the Popemobile
The Popemobile!



“The quest for the sacred is the search for the one thing necessary, which alone satisfies the longings of the human heart. In the fifth century, Saint Augustine described that search in these terms: “Lord, you have created us for yourself and our hearts are restless until they rest in you” (Confessions, Book I, 1). As we embark on this adventure we come to realize more and more that the initiative lies not with us, but with the Lord: it is not so much we who are seeking him, but rather he who is seeking us, indeed it was he who placed that longing for him deep within our hearts.

…Genuine religious belief points us beyond present utility towards the transcendent. It reminds us of the possibility and the imperative of moral conversion, of the duty to live peaceably with our neighbor, of the importance of living a life of integrity. Properly understood, it brings enlightenment, it purifies our hearts and it inspires noble and generous action, to the benefit of the entire human family.”

Il Papa!
Il Papa!



“Reason and Faith Need Each Other”

Here is the text of the address Benedict XVI delivered today at a meeting with representatives of civil society, academic, cultural and entrepreneurial world, diplomatic corps and religious leaders at Westminster Hall.

“…I recall the figure of Saint Thomas More, the great English scholar and statesman, who is admired by believers and non-believers alike for the integrity with which he followed his conscience, even at the cost of displeasing the sovereign whose “good servant” he was, because he chose to serve God first. The dilemma which faced More in those difficult times, the perennial question of the relationship between what is owed to Caesar and what is owed to God, allows me the opportunity to reflect with you briefly on the proper place of religious belief within the political process…”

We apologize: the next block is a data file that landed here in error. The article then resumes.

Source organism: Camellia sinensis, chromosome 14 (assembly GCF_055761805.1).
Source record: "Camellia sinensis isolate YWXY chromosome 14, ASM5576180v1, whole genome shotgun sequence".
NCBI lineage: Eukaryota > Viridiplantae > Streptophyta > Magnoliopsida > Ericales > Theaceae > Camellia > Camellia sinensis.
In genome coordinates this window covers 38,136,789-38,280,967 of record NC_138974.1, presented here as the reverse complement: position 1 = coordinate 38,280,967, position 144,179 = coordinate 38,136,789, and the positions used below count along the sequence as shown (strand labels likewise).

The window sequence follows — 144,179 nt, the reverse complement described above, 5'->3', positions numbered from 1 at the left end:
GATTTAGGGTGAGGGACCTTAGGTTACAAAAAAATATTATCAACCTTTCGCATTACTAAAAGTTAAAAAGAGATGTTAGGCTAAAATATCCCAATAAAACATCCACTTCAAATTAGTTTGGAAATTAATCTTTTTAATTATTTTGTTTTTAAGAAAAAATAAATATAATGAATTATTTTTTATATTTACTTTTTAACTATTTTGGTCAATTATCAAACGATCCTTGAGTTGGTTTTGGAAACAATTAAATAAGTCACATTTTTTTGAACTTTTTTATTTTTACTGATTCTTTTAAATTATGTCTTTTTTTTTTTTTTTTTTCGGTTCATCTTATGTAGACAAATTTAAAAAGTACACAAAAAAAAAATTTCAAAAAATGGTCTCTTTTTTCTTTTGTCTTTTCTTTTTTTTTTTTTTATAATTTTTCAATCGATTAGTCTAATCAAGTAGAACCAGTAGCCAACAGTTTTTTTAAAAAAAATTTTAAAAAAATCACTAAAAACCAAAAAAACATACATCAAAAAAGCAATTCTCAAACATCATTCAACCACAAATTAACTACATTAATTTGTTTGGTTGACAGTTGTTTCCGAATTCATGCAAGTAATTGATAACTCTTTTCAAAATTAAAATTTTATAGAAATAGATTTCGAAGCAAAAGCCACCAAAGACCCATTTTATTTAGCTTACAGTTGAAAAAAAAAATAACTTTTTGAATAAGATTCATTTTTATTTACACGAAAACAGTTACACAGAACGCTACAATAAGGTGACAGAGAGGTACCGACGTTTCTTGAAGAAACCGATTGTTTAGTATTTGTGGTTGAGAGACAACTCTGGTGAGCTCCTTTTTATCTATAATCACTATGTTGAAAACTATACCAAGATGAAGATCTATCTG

“…And yet the fundamental questions at stake in Thomas More’s trial continue to present themselves in ever-changing terms as new social conditions emerge. Each generation, as it seeks to advance the common good, must ask anew: what are the requirements that governments may reasonably impose upon citizens, and how far do they extend? By appeal to what authority can moral dilemmas be resolved? These questions take us directly to the ethical foundations of civil discourse. If the moral principles underpinning the democratic process are themselves determined by nothing more solid than social consensus, then the fragility of the process becomes all too evident – herein lies the real challenge for democracy.”
“There are those who would advocate that the voice of religion be silenced, or at least relegated to the purely private sphere. There are those who argue that the public celebration of festivals such as Christmas should be discouraged, in the questionable belief that it might somehow offend those of other religions or none. And there are those who argue – paradoxically with the intention of eliminating discrimination – that Christians in public roles should be required at times to act against their conscience. These are worrying signs of a failure to appreciate not only the rights of believers to freedom of conscience and freedom of religion, but also the legitimate role of religion in the public square. I would invite all of you, therefore, within your respective spheres of influence, to seek ways of promoting and encouraging dialogue between faith and reason at every level of national life.”